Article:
Business

The must-have toys of 1996

JULIE CAZZIN December 23 1996
Business

The must-have toys of 1996

JULIE CAZZIN December 23 1996

The must-have toys of 1996

Toy shopping for many parents this Christmas is war—Beast Wars, to be precise. With the retail season shaping up to be one of the best so far this decade, even some people who hit the stores early have returned home disappointed, unable to find some of the most coveted items on their children’s wish lists. By last week, at least half a dozen must-have toys, including Hasbro Inc.’s Baby Go Bye Bye doll and Mattel Inc.’s Barbie Fashion Designer CD-ROM, were sold out in Canada and on back order.

Nothing is hotter in the $900-million Canadian toy market this year than Hasbro’s Beast Wars Transformers, a collection of animal figures based on the made-in-Canada kids’ show Beasties. “They’re noisy, bright-colored and fast-paced—everything boys 6 to 11 love,” says Donna Piasentini, communications manager for Hasbro Canada Inc. of Longueuil, Que.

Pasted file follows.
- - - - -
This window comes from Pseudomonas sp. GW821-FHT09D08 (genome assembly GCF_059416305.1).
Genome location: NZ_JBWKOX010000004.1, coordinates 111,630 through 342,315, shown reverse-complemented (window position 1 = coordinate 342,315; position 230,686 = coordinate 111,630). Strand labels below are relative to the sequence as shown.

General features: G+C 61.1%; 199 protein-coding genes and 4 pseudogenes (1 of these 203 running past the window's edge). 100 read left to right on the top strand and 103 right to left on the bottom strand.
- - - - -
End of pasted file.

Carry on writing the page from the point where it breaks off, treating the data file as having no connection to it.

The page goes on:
Some toy sellers compare this year’s scramble to the 1983

Cabbage Patch Kids craze, the difference being that this time the brisk demand is not limited to one product. Tickle Me Elmo, a furry red version of the Sesame Street character, was in plentiful supply six weeks ago. But after more than a month of television ads and free plugs by Elmo fans on the U.S. TV talk-show circuit, the plush doll is now virtually extinct in toy stores across Canada. “We had hundreds of them three weeks ago,” reports Christina Lee, a sales representative with Toys “R” Us in Surrey, B.C. “We’re now sold out."

So what is a desperate parent to do? “I’d recommend that you get something else,” said one Wal-Mart clerk in Toronto. “Or pray we get a miracle and another toy shipment from China.” For some parents, the battle has just begun.

JULIE CAZZIN